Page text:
Gambling Addiction In Canada: Is It ‘Drug’ Abuse?

Gambling games are helpful for people if they end up honing their skills. But if playing these games makes a person develop negative changes in behavior, deteriorating relationships, and even suicidal tendencies, the person is either having a gambling problem or a gambling addiction. Whichever the case is, gambling problems and gambling addiction should and can be corrected.

What are gambling addiction and gambling problems?

Gambling addiction in Canada is a type of impulse-control disorder. A person can no longer control himself or herself from gambling despite suffering its consequences. Gambling addiction can result if a developed gambling problem is not addressed as soon as detected. Gambling problems start when a person steals to finance his or her gambling, lies about it, and incurs a lot of debts.

What are the symptoms of gambling addiction and gambling problem?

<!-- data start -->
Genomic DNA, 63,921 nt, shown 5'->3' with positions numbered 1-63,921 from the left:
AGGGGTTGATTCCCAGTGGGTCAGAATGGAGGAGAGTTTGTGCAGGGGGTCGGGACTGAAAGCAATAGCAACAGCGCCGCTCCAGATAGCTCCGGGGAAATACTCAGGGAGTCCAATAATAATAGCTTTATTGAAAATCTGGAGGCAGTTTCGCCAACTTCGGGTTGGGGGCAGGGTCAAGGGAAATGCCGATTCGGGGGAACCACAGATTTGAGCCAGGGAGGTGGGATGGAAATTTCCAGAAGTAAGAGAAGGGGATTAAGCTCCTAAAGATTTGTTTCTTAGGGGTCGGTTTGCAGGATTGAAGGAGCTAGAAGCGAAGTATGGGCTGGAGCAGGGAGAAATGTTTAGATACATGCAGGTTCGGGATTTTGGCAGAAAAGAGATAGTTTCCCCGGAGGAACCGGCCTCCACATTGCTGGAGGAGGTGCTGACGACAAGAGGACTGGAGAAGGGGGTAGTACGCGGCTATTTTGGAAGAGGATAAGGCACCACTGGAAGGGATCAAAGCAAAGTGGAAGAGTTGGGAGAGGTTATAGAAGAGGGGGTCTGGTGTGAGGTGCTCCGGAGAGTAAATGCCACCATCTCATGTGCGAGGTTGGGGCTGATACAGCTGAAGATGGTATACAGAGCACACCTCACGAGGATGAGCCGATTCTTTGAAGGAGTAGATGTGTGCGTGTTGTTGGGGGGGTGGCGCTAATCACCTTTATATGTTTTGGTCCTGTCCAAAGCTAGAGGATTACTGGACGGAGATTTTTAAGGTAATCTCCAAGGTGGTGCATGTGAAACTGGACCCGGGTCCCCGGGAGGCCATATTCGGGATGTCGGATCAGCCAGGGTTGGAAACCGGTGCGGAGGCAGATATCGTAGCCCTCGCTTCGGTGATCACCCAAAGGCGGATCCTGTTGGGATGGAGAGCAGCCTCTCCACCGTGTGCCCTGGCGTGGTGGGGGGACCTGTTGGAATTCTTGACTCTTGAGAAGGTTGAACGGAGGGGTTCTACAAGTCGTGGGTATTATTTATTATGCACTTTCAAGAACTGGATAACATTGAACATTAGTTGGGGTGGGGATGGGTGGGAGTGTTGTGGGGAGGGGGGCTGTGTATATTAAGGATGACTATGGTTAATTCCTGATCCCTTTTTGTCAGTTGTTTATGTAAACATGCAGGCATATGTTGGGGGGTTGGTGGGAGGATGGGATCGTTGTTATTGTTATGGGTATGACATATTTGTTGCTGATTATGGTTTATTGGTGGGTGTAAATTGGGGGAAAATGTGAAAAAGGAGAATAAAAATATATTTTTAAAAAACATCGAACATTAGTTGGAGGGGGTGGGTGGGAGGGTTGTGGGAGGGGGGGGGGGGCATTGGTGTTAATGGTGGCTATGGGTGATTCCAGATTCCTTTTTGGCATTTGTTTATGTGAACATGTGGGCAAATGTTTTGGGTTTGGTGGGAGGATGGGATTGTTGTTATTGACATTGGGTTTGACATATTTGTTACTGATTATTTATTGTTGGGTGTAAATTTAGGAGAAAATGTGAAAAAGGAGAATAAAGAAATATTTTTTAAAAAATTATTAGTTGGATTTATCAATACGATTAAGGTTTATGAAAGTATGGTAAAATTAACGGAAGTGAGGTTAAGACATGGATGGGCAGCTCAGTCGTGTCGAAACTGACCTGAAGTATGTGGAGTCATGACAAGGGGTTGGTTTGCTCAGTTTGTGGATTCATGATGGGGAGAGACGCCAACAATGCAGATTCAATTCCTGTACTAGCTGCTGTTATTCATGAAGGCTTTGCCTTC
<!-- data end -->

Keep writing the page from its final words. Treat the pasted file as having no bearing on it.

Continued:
• Lack of money despite the same expenses and income
  • Having unpaid or overdue bills and unexplained loans
  • Frequently using of credit cards
  • Decreasing savings and assets
  • Asking other people for money
  • Stealing or lying about money
  • Being secretive about gambling activities
  • Neglecting family or work to gamble
  • Celebrating by gambling

How can gambling addiction and gambling problem be treated?

1. Medication

Medication addresses the mental health problems that cause a person to gamble. Anti-depressants, mood stabilizers, and crave-reducing narcotics are prescribed before, during, and after treatment.

2. Cognitive-behavioral therapy

Through sessions, a gambling addict is taught how to change pro-gambling false beliefs and rationalizations, deal with causes of one’s gambling, and fight urges. In addition, gambling addicts under therapy learn to solve the problems caused by gambling.

3. Support group

After treatment, gambling addicts can participate in a support group in which they can talk about their struggles without being judged. Gambling addicts can also get help and advice when they join support groups.